The New York Times calls for a new solution to reduce the use of salt to preserve road use during the winter months, citing a growing body of research claiming the substance is an “environmental pollutant” that has “harmful consequences”.
In a Friday article titled “Road Salt Works. But it’s also bad for the environment,” Times reporter Jenny Gross cited a number of experts advocating for the use of alternative methods to tackle the “adverse consequences for the environment and health” for people, as well as for wildlife, caused by salt on the roads.
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“As snowstorms sweep the US east coast this week, transportation officials have deployed a must-have solution to keeping winter roads clear: salt,” Gross wrote. “But while pouring tons of salt on the roads makes winter driving safer, it also has negative consequences for the environment and health, according to a growing body of research.”
She added that as snow and ice melt from roads, salt leaches into nearby soil, lakes and streams, sometimes contaminating drinking water sources and freshwater wildlife habitats. due to the high chloride levels.
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“More than 20 million tonnes of salt is dumped on American roads each winter, according to an estimate from the Cary Institute of Ecosystem Studies in New York City, and environmental costs are rising,” Gross wrote, while also referring to comments by ‘an environmental specialist. director of the Cary Institute who said that because of the low cost and effectiveness of salt, little had been done to reduce its environmental impact.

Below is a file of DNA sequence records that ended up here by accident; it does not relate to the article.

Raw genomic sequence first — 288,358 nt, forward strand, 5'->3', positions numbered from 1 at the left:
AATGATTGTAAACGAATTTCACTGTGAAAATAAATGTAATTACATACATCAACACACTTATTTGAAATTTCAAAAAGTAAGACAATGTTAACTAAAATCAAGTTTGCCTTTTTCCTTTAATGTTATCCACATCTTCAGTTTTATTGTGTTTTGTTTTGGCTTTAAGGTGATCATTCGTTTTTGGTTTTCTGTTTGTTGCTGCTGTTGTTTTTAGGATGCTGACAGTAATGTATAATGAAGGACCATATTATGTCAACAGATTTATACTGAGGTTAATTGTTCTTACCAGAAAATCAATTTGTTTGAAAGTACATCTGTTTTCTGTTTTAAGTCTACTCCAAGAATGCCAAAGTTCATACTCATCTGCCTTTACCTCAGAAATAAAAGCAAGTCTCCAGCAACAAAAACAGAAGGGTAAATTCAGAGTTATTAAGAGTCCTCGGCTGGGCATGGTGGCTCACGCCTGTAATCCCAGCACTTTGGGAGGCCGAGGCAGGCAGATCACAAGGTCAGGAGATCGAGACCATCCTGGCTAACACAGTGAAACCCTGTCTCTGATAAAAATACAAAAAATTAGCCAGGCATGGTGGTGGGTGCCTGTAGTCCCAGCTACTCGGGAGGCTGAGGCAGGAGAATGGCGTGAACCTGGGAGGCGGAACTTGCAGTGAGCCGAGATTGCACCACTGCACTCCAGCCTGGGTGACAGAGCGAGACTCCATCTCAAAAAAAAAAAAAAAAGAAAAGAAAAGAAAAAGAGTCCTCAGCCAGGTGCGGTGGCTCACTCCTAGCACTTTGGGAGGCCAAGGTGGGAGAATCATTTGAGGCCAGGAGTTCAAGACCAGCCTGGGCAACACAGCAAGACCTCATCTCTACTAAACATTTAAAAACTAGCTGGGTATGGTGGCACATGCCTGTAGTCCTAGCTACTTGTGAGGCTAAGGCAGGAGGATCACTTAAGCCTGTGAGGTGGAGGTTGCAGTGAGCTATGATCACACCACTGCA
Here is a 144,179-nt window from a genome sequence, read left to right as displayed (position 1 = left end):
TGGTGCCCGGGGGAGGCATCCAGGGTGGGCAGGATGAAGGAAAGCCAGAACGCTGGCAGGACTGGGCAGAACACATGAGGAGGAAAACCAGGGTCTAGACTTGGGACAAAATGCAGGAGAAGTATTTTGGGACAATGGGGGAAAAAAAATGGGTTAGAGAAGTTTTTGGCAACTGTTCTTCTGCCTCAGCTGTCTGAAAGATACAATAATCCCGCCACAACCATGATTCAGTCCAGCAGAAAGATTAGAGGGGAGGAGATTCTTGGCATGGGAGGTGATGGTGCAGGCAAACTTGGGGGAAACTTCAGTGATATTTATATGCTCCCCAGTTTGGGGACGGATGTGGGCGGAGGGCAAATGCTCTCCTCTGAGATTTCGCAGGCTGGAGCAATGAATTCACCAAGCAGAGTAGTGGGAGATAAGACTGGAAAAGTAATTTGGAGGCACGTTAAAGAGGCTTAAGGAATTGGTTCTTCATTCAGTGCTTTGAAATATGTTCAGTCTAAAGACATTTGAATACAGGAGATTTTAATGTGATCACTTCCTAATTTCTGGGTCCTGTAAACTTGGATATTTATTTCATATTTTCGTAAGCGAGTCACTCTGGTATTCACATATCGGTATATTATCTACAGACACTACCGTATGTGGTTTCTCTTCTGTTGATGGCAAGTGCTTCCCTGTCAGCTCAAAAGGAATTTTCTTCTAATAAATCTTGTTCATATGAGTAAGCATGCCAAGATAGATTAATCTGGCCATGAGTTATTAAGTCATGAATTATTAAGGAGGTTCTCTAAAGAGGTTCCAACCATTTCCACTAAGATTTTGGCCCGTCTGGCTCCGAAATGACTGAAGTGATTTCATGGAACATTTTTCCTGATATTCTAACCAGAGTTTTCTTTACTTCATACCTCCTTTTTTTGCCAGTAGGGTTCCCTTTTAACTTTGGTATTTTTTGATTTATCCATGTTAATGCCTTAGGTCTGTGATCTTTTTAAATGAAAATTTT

Gross went on to cite a number of studies that have shown significant elevations in sodium levels in water in parts of New York City.
“More and more counties and states are rethinking the amount of salt they use because of the associated costs,” she added, noting that New York Democratic Governor Kathy Hochul recently announced the appointment of a working group created to examine road salt contamination.
“Road salt also corrodes vehicles and bridges, causing $ 5 billion in annual repairs in the United States,” Gross wrote, referring to an Environmental Protection Agency estimate and adding that the AAA suggests Drivers to wash their vehicles regularly and limit driving to help offset the effects of road salt when it is at its highest concentration.
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“While there is no perfect solution to the problem, there are alternatives that can dramatically reduce salt use without compromising driver safety,” Gross wrote, citing the Cary Institute, saying that the treatment Pre-storm roads with a “brine solution” would reduce salt use by 75% while keeping the roads just as safe.
She added that building better salt storage sites could also minimize waste.